Artist Marsha Balian creates playful compositions with found objects, collage, and paint on wood panels. Curious characters emerge from a theatrical backdrop of pattern, color and texture, posing as if they’ve been waiting for our arrival with our single question, “What’s your story?”
“I never want to be too literal since stories in life don’t always have a happy ending. I play with humor as much as possible,” Balian told 48 Hills.
Retired from a 36-year career in health care, primarily as a nurse practitioner for Kaiser Permanente’s Oakland Medical Center, she attributes her former daily immersion in myriad tales as a contributing factor to her narrative style. Nothing fascinates her more than hearing other people’s stories.
Originally from San Diego, Balian is a self-taught artist living in the Rockridge neighborhood of Oakland. She thinks of herself as a hunter-gatherer in search of interesting materials, discovering the debris of lives moving on, at flea markets and on street corners. Filling her studio—an ADU (accessory dwelling unit) in her backyard with large windows and lovely greenery views—Balian works her magic with her treasure trove of found materials.
Objects, including children’s blocks and dolls, antique household fixtures like doorknobs, faucet washers and potato mashers, found paper scraps, old book pages and stamps, are just some of things that inhabit Balian’s artwork. Assembled into surreal narratives, we are rendered voyeurs peeking at the remnants of someone’s secrets.
Balian works on several pieces at once in a series, with one piece leading to another, containing a common thread. In her signature wood panel work, Balian begins with a theme and lets serendipity take her along for the ride. Some works built from all manner of boxes—wine crates, cigar boxes, matchboxes — are inspired in part by the work of mid-20th century assemblage artist Joseph Cornell, whom she counts as a creative influence.
Having recently been given three small wooden drawers from a child’s chest, Balian studied them for weeks before deciding to use each one as a frame with a smaller wooden panel within. Painting each surface to converse with the images on the added interior panel has created a complex and interesting challenge for the artist.
“Since I never plan anything in advance, all of this could change as I move forward. The work usually tells me what it needs,” she said.
During the chaos of the pandemic, Balian said art making provided a refuge, a release and a relief.
“I have been very productive, in part because so many distractions are no longer available and in part because art making can soothe anxiety,” she said.
Initially needing an expressive focus to deal with the complexity of the times, Balian created a series spoofing all that she calls “Pseudo-Science,” playing with imagery that relates to how people made sense of a confusing world in the past: Tarot cards, phrenology and sleight of hand. Following that, she worked on a set of self-portraits with an intention not to replicate how she looks, but rather to affect a window into interior space and notions of identity.
As a child, Balian was captivated by the evocative power of photography. Combing through her parents’ piles of sepia-toned photos, she always wondered, “Who was this person?” How was their life?” Similarly, in another recent series, “Lost and Found,” making use of hundreds of antique studio photographs in her own collection, Balian created new lives for the anonymous characters. Leaving some mystery, she simply suggests a narrative that the viewer can pick up and develop further for themself.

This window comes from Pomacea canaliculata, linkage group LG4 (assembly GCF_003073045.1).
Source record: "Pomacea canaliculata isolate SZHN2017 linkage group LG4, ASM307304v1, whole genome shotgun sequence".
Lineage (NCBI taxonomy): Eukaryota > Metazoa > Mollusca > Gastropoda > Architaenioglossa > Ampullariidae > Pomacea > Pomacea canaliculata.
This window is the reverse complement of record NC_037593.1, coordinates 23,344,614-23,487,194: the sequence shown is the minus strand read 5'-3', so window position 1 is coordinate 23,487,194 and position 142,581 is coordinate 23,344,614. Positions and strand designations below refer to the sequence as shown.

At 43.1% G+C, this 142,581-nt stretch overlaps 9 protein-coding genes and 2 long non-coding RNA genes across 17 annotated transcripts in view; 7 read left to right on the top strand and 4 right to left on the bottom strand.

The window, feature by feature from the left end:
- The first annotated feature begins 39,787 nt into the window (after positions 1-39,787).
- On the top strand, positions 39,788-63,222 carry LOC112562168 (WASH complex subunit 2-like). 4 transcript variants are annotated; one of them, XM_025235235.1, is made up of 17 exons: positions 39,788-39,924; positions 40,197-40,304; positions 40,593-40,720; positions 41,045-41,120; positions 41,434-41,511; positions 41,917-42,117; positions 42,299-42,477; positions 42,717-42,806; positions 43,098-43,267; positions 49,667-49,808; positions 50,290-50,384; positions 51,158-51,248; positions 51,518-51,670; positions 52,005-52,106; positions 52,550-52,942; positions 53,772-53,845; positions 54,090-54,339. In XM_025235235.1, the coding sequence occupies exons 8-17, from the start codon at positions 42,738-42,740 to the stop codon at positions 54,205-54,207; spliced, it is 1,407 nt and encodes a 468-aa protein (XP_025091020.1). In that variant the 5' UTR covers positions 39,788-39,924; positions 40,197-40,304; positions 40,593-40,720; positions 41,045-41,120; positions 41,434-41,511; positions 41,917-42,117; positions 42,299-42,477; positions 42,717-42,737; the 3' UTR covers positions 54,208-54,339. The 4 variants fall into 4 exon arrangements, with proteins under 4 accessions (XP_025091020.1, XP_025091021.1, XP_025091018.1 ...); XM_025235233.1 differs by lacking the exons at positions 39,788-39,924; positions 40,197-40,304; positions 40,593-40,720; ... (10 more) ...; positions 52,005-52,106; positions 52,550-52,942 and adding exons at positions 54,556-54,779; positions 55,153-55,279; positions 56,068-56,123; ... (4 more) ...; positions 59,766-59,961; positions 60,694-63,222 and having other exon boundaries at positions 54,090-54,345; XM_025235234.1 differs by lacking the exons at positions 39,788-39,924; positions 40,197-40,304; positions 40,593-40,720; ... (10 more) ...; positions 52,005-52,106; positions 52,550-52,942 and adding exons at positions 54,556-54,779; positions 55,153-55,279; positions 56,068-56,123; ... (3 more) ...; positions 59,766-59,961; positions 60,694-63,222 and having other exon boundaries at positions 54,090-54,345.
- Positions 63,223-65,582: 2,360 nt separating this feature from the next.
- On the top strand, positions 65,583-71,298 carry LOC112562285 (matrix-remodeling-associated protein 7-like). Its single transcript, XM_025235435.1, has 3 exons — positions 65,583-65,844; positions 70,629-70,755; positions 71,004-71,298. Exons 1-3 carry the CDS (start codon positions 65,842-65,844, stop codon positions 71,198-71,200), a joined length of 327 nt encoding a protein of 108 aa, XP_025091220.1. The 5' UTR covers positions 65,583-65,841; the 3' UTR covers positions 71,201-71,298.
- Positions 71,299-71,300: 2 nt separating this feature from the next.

The pandemic also led Balian to think about the role of art and the experience of artmaking. From that perspective, her new series of works on totem-shaped wood panels, “Scenic Route,” exhibited at Transmission Gallery in West Oakland, invites us to come along on a visual journey.
“Art won’t necessarily make up for the losses we ourselves have suffered or the need to bear witness to the suffering of others, but it can function as an escape of sorts, a visual passage to another place, to something better, something engaging and perhaps scenic,” she said.
Balian dedicates massive energy to her work, sometimes doing little else. When a series is complete, she will pause and direct her energy toward other things like writing, which she also loves. In short order, however, she is called to return to the studio. And after avoiding it for years, Balian is a new convert to Instagram, embracing the opportunity for connection. The immediate feedback has been a boon for Balian and a great antidote to the isolation that artists sometimes face.
“Conversation in an artistic dialogue has been amazing,” she said.
Taking in the work of Balian is a treat, at once entertaining and mysterious as we are invited into intimate space. Her narratives nudge us toward reflection on our own histories, the heaps of detritus and ephemera of a human life, the things one cherishes or leaves behind. At the same time, it’s like a visit to the circus in the heyday of Barnum & Bailey with its cast of odd characters, dreamy sets, and fantastical performances.
Exhibiting her work nationwide since 2004, she is a member of Transmission Gallery in Oakland and recently exhibited work at Vita Collage in Pt. Reyes Station. Upcoming shows include an exhibition in Formentera, Spain, a show at The Drawing Room in the Mission, and a juried show at Sanchez Art Center in Pacifica. For more information, visit her website at marshabalian.com and Instagram.